Jaw-phonatory coordination in chronic developmental stuttering

Torrey M J Loucks, Luc F. De Nil, Jayanthi Sasisekaran

Research output: Contribution to journalArticlepeer-review

26 Scopus citations


A deficiency in sensorimotor integration in a person who stutters may be a factor in the pathophysiology of developmental stuttering. To test oral sensorimotor function in adults who stutter, we used a task that requires the coordination of a jaw-opening movement with phonation onset. The task was adapted from previous limb coordination studies, which show that movement coordination depends on intact proprioception. We hypothesized that adult stutterers would show deficient jaw-phonatory coordination relative to control participants. The task required initiation of phonation as a jaw-opening movement passed through a narrow spatial target. Target amplitude and jaw movement speed were varied. The stuttering group showed significantly higher movement error and spatial variability in jaw-phonatory coordination compared to the control group, but group differences in movement velocity or duration were not found. The aberrant jaw-phonatory coordination of the stuttering participants suggests that stuttering is associated with an oral proprioceptive limitation, although, the findings are also consistent with a motor control deficit. Learning outcomes: As a result of this activity, reader will (1) learn about a hypothesis and evidence supporting the view that a sensorimotor deficit contributes to chronic developmental stuttering and (2) will obtain information about the role of proprioception in multi-articulatory coordination and how it can be tested using an oral-phonatory coordination task.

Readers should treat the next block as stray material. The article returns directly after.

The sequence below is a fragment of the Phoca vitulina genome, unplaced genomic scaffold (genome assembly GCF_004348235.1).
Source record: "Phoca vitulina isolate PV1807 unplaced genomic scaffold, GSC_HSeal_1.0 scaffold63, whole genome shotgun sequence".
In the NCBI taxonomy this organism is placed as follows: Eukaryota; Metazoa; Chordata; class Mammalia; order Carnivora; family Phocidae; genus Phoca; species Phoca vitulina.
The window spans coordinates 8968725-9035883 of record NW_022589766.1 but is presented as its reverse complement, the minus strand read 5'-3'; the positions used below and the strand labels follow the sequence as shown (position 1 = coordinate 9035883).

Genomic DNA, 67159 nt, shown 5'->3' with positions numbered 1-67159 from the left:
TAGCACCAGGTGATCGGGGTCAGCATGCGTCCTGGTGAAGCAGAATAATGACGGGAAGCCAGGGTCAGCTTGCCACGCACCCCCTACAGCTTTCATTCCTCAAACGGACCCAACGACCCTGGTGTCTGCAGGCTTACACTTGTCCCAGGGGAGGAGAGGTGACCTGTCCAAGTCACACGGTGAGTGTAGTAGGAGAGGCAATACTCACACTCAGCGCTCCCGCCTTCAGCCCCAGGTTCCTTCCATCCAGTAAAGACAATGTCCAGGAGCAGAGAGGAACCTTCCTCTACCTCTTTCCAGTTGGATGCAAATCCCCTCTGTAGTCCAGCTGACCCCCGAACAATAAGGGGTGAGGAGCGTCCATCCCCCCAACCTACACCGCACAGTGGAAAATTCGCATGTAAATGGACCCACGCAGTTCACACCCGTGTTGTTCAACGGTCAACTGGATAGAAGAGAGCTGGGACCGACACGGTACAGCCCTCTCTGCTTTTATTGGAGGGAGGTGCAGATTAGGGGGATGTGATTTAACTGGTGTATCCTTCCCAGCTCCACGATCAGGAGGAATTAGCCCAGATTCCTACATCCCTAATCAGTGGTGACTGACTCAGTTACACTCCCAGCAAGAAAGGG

Original languageEnglish (US)
Pages (from-to)257-272
Number of pages16
JournalJournal of Communication Disorders
Issue number3
StatePublished - May 2007

Bibliographical note

Funding Information:
The authors wish to acknowledge Sophie Lafaille and Dr. Christopher Dromey for their assistance in data collection and analysis. This study was supported by awards from the Ontario Graduate Scholarship in Science and Technology and Toronto Rehabilitation Institute held by the first author and a grant from the Natural Sciences and Engineering Research Council of Canada held by the second author.


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